Comparison Shopping for Donor Eggs

Comparison shopping when buying donor eggs is a must.  The price for the same donor’s eggs can vary widely.  Donors often list with numerous agencies.  It is imperative to check the list price for the donor as well as the fee of the agency.  Some agencies charge a percentage of the donor’s price and and others charge a flat fee.  An educated donor egg consumer will be a savy shopper and discover the best bargains.  Unless of course you want the elite eggs of an an Ivy League student that may sell for $50,000 or more.


When I read The Kite Runner by Khaled Hosseini, I focused on the infertility section.  When the Afghani boy Amir grew up and married Soraya, the couple couldn’t have children.  They went to the hospital for IVF.  Hosseini brilliantly captured the tortured gist of their failed fertility treatments in a few paragraphs.  The wife did not choose to adopt because she wanted the opportunity to look for genetic signs of herself and her husband in their child. I fully identified with her.  When my husband was lobbying for a donor egg, with its greatly increased odds of success, I only wanted my own genetic baby. Eventually Soraya had a change of heart when she agreed to adopt the Afghani son of her husband’s kite runner. Amir had rescued the boy from captivity back in Afghanistan.  I too underwent a transformation when I agreed to try donor egg after five failed attempts with my own eggs. I finally decided it would still be my baby even if it didn’t have my genes.


A new study discovered that women in their 50’s are physically fit for pregnancy.  Other than possibly a bit higher  blood pressure, there were no physical differences between 101 pregnant women in their 50’s versus younger women.  When I decided to use a donor egg in my 40’s, I had to obtain physical clearance.  The doctor had to find my body physically fit, and my EKG had to show that there was no risk of heart attack while enduring the rigors of labor.  I passed with flying colors.  Of course my 40- something-year-old eggs weren’t up to the task, but according to this new study at least I had the body of a 20 year old.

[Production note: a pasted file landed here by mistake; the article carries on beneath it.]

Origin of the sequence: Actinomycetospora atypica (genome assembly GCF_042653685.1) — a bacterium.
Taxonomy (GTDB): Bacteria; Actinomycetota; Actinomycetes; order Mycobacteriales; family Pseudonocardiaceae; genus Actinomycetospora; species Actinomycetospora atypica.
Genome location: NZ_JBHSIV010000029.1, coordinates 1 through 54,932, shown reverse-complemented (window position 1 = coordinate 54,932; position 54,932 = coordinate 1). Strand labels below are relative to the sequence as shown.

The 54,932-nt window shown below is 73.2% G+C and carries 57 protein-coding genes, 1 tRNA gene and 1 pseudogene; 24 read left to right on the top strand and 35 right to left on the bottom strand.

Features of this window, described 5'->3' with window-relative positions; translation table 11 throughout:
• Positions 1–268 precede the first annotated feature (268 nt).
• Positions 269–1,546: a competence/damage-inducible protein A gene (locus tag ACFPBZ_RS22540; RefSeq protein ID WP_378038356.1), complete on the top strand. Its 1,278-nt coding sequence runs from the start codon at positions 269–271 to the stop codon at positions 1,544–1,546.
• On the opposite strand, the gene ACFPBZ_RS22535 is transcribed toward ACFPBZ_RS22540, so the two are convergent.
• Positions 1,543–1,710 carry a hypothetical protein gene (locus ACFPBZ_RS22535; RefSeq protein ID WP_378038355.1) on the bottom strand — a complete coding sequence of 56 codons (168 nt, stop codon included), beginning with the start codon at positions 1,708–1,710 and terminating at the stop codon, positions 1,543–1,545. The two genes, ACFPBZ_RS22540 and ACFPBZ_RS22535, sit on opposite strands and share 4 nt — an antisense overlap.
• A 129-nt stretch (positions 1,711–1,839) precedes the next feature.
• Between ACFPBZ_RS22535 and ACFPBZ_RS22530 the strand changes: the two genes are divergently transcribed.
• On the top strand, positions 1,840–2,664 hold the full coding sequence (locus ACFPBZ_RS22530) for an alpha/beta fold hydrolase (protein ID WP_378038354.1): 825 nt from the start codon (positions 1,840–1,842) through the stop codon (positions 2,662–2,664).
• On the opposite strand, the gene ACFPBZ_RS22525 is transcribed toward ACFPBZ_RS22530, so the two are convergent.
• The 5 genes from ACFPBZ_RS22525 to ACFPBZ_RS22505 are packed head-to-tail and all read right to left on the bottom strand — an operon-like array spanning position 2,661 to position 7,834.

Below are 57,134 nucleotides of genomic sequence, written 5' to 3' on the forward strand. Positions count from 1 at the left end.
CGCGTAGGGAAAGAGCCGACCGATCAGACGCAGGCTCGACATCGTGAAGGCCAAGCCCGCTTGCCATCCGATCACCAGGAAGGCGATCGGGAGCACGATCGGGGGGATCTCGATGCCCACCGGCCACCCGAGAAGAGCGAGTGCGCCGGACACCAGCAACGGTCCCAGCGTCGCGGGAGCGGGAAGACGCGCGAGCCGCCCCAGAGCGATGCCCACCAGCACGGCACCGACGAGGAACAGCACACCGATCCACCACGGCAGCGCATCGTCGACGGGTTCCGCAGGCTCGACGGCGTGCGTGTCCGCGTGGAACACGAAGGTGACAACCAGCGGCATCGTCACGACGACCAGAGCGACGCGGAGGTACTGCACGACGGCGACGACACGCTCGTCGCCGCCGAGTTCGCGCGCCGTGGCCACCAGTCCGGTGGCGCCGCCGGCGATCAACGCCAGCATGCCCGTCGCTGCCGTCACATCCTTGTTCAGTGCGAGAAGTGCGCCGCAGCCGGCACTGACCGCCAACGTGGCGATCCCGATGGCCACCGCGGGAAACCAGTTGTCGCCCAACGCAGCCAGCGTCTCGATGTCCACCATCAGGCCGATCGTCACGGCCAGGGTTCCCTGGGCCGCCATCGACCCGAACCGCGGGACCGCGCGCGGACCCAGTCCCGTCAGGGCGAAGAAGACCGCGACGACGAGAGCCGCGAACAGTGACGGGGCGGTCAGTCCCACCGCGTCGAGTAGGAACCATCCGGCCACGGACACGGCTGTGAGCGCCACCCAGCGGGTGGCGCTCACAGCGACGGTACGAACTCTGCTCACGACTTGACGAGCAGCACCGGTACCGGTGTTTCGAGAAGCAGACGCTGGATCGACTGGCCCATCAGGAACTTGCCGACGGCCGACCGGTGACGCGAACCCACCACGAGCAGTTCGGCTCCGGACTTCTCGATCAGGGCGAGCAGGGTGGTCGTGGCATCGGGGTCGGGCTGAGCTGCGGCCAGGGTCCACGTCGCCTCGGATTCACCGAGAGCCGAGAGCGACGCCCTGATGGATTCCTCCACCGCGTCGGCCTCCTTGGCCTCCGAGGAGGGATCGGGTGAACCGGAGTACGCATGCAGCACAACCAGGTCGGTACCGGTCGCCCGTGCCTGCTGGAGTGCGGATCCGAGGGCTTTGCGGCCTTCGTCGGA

DNA can’t keep a secret. Adopted children are swabbing their cheeks, sending in their DNA samples and turning up biological mothers. I wanted the anonymous egg donation. The egg donor wouldn’t know me, and I wouldn’t know her. Our baby would belong only to my husband and me. But if adopted children can overturn the sealed adoption papers, donor egg offspring can do the same. Years from now my donor egg baby could be an egg donor DNA detective and mail order for a genetic set of long lost biological relatives to add to the family tree. I must be prepared for that possibility.

KIRKUS REVIEWS-Grade A Baby Eggs “Well-written and thoughtful”

Kirkus Reviews said Grade A Baby Eggs: An Infertility Memoir was “well-written and thoughtful…a candid, valuable view of infertility.”  Except I didn’t know what they said because I didn’t open the review.  I was afraid that I would get the Rotten Tomatoes version describing my book as incoherent, infertility rants written at the level of  a fourth grader. I waited until I was in a really good mood before I peeked so hopefully I wouldn’t crash as far. Then I screamed and yelled like I just chose the right door and won the game show. Whether I will get my baby is questionable, but at least I gave birth to a healthy book that received a good Apgar score from Kirkus.